A few weeks ago, Air New Zealand unveiled what it called the “Impossible Burger” – a plant-based patty which contains the same iron-containing molecule called heme that is found in animal meat. The result is a vegetarian burger which cooks, smells and tastes like real beef. And now its available for business class passengers on Air New Zealand flights between Los Angeles and Auckland.
The idea had been to offer customers something truly unique but the new offering didn’t go down very well with New Zealand’s important meat industry. Farmers were outraged that the flag-carrier wasn’t promoting the beef products that form a cornerstone of the Kiwi economy.
Lawmaker’s even waded into the furore, with the country’s acting prime minister, Winston Peters saying he was “utterly opposed to fake beef” and that Air New Zealand’s decision was a “slap in the face”.
“Some of the taxpayers are the farming industry who want to ensure they get top end of the product market offshore and our airline should be its number one marketer,” Peters continued, while the National Party’s Nathan Guy said Air New Zealand should be “pushing our premium products.”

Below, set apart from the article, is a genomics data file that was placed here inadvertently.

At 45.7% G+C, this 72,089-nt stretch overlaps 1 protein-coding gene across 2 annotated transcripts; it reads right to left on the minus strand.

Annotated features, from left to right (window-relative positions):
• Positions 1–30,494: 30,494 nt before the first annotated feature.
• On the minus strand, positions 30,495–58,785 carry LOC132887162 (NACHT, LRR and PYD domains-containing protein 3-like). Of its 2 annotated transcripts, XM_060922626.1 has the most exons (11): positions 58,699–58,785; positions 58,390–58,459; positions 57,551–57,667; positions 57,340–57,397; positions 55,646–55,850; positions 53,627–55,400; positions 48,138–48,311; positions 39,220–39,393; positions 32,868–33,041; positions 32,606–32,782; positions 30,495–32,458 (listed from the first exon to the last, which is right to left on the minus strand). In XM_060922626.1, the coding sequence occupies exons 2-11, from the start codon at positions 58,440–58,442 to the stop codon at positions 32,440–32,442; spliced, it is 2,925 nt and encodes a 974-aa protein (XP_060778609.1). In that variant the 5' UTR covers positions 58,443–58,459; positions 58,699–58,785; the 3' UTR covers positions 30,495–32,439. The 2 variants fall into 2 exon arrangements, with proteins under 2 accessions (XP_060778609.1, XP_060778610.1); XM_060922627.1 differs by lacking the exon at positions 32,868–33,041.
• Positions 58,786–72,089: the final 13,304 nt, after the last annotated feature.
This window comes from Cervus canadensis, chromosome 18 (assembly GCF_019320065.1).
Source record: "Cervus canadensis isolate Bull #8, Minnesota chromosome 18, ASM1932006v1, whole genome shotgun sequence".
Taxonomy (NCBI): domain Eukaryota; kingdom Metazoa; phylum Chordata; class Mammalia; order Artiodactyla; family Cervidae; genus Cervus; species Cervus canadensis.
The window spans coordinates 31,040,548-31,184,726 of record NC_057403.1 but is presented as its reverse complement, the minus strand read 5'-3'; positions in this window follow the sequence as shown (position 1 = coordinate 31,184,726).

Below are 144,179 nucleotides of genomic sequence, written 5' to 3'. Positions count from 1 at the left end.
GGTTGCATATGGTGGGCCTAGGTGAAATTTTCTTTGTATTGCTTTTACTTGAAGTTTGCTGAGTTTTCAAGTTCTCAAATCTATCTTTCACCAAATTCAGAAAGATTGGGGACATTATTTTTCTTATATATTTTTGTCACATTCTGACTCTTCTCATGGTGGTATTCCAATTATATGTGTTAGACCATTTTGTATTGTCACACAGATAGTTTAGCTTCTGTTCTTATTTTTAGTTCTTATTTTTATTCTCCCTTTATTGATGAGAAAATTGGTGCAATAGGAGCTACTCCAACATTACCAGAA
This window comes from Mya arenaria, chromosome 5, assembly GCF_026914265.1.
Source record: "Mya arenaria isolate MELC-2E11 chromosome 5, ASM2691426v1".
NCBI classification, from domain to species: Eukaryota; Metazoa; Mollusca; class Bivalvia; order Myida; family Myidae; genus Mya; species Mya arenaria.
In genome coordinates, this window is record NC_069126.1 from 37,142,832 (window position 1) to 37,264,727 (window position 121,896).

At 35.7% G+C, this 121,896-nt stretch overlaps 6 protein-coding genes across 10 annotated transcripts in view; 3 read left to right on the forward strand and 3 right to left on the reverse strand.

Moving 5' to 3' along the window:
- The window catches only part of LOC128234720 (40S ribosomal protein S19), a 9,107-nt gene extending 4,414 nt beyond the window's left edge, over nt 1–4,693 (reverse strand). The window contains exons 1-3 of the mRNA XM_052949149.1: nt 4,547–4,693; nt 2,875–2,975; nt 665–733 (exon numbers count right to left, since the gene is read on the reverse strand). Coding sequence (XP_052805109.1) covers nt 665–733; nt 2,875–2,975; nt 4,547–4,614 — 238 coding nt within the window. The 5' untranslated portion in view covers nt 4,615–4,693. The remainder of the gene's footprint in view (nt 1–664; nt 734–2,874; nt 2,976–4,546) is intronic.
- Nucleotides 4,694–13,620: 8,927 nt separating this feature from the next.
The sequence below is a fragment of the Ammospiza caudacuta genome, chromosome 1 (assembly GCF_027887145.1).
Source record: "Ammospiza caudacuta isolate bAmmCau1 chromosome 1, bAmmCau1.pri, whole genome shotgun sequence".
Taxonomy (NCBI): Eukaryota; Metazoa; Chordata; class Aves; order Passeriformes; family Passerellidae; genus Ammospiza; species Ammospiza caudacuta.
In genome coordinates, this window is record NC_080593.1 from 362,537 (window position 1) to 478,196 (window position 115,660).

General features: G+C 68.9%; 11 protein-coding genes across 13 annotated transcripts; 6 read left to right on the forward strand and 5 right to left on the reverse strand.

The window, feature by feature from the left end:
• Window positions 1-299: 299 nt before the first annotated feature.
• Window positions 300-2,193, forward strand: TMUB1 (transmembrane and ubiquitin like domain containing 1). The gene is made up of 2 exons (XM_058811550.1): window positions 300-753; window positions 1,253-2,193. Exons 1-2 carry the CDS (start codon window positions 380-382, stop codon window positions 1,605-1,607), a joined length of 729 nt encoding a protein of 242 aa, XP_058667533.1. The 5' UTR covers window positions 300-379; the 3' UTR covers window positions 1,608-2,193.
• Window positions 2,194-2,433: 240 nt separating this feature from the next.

But with the Air New Zealand being unrepentant, step in Virgin Australia to the rescue. The Australian airline has just launched a national search for Kiwi meat suppliers in order to “develop a bespoke dish, designed to showcase the quality of local New Zealand produce”.
Virgin Australia makes no mention of its rival in the accompanying press release but the competition is unlikely to be a coincidence. The airline says its “committed to serving the local produce on flights from New Zealand to Australia.”
“New Zealand continues to produce arguably some of the highest quality meat in the world, just like our Aussie farmers. We can’t wait to meet the country’s best meat suppliers, and work with the winner on developing a tasty dish for guests travelling from New Zealand to Australia,” explains Virgin Australia’s Tash Tobias.
Virgin Australia and Air New Zealand once had a cosy business relationship with an extensive code-share agreement on flights across the Tasman – that, however, has recently soured after Air New Zealand decided to bring the deal to an end. The two airlines had been codesharing since 2010 but that is set to end in October when the current arrangments are set to expire.
What makes things even worse for Virgin Australia is that Air New Zealand decided to form a new codeshare agreement with its biggest competitor, Qantas. Over time, airline executives even suggested they would look at other areas where they could cooperate, including ground handling and cargo services.
Virgin Australia, like any of Richard Branson’s Virgin-branded businesses, is great at spinning good PR. The new “Got Beef?” campaign could prove beneficial for some Kiwi farmers but in reality, it seems like a stunt to take a dig at its rival.